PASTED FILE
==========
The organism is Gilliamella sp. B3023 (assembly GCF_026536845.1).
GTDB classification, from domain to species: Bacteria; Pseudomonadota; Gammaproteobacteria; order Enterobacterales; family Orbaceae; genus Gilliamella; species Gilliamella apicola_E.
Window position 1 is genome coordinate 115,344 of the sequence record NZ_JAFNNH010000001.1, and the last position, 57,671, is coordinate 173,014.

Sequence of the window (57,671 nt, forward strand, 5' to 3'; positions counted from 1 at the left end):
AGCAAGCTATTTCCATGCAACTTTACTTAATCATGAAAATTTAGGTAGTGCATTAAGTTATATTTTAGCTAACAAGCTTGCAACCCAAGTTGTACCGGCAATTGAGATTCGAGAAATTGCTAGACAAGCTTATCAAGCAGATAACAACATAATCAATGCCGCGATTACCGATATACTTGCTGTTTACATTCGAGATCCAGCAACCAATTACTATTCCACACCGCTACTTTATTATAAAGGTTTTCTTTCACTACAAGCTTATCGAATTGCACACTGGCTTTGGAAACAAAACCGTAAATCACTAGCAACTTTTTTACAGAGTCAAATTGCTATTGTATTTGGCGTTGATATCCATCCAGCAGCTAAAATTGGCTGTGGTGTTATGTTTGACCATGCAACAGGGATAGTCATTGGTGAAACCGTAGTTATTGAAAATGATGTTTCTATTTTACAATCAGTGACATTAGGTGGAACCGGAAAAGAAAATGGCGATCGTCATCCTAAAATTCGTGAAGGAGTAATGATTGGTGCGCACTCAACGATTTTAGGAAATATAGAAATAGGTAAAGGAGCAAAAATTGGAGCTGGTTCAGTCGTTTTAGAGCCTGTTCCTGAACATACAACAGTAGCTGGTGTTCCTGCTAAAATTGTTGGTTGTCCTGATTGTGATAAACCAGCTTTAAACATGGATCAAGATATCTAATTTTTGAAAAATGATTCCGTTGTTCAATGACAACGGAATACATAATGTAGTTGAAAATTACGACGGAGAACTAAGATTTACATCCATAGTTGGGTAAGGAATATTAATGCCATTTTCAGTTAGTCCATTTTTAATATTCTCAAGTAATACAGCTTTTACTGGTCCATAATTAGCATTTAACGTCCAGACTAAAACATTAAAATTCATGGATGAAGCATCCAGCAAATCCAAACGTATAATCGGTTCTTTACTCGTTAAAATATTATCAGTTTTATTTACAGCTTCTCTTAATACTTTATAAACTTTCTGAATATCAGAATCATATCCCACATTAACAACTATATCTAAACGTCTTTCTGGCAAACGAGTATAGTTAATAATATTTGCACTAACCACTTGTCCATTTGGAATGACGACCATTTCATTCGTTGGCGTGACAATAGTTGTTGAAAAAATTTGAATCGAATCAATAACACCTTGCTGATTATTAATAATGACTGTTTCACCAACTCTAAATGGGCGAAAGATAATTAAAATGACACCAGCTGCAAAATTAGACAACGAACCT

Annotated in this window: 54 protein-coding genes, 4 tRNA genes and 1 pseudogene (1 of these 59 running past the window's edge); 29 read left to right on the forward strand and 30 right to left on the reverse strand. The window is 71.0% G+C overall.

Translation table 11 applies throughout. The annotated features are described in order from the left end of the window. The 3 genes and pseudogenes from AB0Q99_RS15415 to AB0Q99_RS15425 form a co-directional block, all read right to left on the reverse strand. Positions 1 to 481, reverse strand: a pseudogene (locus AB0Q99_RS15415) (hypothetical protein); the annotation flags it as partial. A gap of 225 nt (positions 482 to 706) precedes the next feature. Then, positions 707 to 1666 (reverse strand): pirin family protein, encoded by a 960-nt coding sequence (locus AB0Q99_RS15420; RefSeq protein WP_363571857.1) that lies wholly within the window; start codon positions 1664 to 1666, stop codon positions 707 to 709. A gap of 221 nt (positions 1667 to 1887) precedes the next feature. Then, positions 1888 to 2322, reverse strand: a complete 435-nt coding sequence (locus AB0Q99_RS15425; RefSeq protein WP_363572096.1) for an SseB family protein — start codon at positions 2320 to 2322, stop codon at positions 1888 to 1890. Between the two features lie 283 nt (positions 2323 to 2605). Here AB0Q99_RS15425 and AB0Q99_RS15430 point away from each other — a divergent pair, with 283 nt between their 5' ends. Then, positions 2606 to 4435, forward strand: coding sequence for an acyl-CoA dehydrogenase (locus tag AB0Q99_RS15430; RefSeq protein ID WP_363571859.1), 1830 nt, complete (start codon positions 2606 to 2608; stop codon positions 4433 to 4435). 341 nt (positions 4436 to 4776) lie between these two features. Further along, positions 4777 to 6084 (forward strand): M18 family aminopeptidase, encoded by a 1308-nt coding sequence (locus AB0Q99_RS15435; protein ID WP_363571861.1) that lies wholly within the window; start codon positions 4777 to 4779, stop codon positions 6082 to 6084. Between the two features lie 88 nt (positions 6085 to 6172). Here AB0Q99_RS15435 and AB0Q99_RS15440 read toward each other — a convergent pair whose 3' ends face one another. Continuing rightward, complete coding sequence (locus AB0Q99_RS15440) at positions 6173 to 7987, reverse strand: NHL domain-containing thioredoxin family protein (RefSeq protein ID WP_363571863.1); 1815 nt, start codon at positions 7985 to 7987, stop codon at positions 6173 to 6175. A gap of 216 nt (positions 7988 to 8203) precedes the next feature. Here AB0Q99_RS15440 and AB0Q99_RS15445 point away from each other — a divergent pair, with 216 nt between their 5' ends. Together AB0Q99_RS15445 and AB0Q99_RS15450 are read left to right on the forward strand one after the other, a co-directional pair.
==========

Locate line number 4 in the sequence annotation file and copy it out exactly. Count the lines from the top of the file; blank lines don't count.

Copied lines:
Sequence of the window (57,671 nt, forward strand, 5' to 3'; positions counted from 1 at the left end):